Quick! When you think of Burgundy wine, what is the first thing that comes to mind? “Expensive” is one possible word. Everyone around the world has heard about the famous tiny vineyards where wines can sell for hundreds of dollars a bottle – and beyond!
Sure, Burgundy wine can be expensive, yet you can find many delicious affordable wines at the village level. Another word that may have come to mind is “varied.” Each of the tiny vineyards boasts such individual terroir wine made from a vine a meter away from another vine can taste completely different. And believe it or not, you will find experts who can correctly blind taste and identify wines from each region.
Recently, the Burgundy Wine Board (BIVB) hosted a “Terroirs & Signatures de Bourgogne” event in New York City, featuring many Burgundy producers as well as a very well-attended and informative lecture by Lisa Airey, Certified Wine Educator and Director of the French Wine Society. A vivacious speaker, Lisa gave her presentation an extra jolt of excitement by distributing wireless polling devices to the attendees, and asking them to guess at the correct answer to questions posted on the screen. In addition to testing the audience’s knowledge of the location of Burgundy and key historical events in its history, another question concerned which Burgundy to choose for a specific food pairing.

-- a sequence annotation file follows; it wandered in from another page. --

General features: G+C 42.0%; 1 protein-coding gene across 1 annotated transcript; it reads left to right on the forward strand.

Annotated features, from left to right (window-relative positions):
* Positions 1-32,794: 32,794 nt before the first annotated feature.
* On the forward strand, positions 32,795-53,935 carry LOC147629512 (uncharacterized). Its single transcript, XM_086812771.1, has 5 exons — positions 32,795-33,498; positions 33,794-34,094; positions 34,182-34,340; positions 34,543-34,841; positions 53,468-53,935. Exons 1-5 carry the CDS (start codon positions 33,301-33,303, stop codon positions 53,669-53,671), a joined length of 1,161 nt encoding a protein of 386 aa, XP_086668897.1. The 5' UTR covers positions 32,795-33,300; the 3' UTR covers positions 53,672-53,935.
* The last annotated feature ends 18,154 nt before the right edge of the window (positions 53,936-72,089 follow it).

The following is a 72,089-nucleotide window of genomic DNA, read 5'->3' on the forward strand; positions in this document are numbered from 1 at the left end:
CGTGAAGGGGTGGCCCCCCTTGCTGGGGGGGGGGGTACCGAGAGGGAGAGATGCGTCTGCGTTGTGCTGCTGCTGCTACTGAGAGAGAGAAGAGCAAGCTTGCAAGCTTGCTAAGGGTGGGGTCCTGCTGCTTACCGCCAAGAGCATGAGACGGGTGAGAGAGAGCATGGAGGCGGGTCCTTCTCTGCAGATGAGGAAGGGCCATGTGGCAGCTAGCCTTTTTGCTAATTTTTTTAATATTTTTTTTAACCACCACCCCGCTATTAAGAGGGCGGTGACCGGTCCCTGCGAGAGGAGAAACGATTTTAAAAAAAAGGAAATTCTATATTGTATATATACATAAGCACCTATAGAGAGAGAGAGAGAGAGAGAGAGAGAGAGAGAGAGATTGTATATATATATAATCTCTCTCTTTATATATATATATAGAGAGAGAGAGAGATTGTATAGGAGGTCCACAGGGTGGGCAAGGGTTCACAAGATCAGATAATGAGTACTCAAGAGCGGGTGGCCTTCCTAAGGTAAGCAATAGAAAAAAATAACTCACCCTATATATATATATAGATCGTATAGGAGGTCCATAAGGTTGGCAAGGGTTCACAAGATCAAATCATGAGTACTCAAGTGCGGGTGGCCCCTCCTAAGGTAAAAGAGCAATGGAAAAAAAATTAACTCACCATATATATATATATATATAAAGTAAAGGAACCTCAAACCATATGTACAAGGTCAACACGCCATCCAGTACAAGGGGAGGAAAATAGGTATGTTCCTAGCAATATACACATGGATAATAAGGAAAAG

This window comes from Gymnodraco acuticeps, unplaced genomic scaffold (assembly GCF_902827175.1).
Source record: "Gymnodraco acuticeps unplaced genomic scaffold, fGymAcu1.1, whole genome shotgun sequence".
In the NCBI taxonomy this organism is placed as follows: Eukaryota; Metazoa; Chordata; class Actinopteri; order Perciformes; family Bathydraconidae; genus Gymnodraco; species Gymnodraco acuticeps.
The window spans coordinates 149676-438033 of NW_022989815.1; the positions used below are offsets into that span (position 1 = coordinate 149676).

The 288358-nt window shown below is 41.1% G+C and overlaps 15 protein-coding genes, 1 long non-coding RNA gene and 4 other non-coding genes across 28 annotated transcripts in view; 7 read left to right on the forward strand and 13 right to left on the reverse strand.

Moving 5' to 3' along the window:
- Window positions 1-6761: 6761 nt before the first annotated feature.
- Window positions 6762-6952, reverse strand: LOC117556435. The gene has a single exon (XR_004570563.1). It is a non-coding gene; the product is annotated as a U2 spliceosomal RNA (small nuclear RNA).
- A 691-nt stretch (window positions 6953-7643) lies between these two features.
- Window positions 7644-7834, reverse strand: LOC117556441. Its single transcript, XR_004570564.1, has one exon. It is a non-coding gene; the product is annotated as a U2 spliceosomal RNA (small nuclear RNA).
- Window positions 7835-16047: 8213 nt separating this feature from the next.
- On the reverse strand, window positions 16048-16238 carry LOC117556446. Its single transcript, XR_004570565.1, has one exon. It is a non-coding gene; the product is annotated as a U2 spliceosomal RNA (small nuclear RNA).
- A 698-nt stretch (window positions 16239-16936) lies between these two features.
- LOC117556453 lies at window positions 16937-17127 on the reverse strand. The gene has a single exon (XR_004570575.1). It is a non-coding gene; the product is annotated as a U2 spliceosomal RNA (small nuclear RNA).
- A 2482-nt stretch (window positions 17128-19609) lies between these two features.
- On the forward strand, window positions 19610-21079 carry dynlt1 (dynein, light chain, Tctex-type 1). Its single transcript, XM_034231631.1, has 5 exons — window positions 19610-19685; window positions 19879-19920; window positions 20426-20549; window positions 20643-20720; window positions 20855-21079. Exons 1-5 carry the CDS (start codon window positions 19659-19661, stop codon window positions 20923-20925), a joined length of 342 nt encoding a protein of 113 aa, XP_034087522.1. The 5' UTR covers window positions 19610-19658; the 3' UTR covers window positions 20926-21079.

The audience learned about Burgundy’s rich history, starting with the birth of the first vineyards under the Gallo-Roman influence, then to the Monks of the11th century who developed the methods to work the vines, to the present. You probably already know the main red grape is Pinot Noir, and the white grape is Chardonnay. Yet you have probably wondered why is it that a single varietal, Pinot Noir, in a single region, Burgundy, with similar climate conditions, can taste so different, vineyard to vineyard. The answer depends on the clone, the soil and subsoil, the weather conditions (microclimate of the vineyard), if the grapes are grown on flat ground, on the hillside, and if so, what aspect of the hillside.
Though Burgundy wine has earned its high-end reputation based on Grand Crus and Premier Crus, they account for only two percent and ten percent, respectively, of the total production. Village Appellations account for 35 percent of the total production, and Regional Appellations account for just over half of the total production.
Included in the presentation was a wine tasting of some white, some red, some First Cru, and some Village level, thus encompassing many styles and price points. Audience members found Lisa’s keen observations about the wines quite helpful. Even though the assembled group consisted of seasoned tasters in the trade and media, it is always a valuable experience to taste with an expert and hone one’s palate.
When the seminar ended, the group headed upstairs to the main tasting, where seasoned winemakers poured and explained the methodology behind their wines. All in all, a great event and a reminder that even in these hard economic times, you can find a Burgundy in your price range.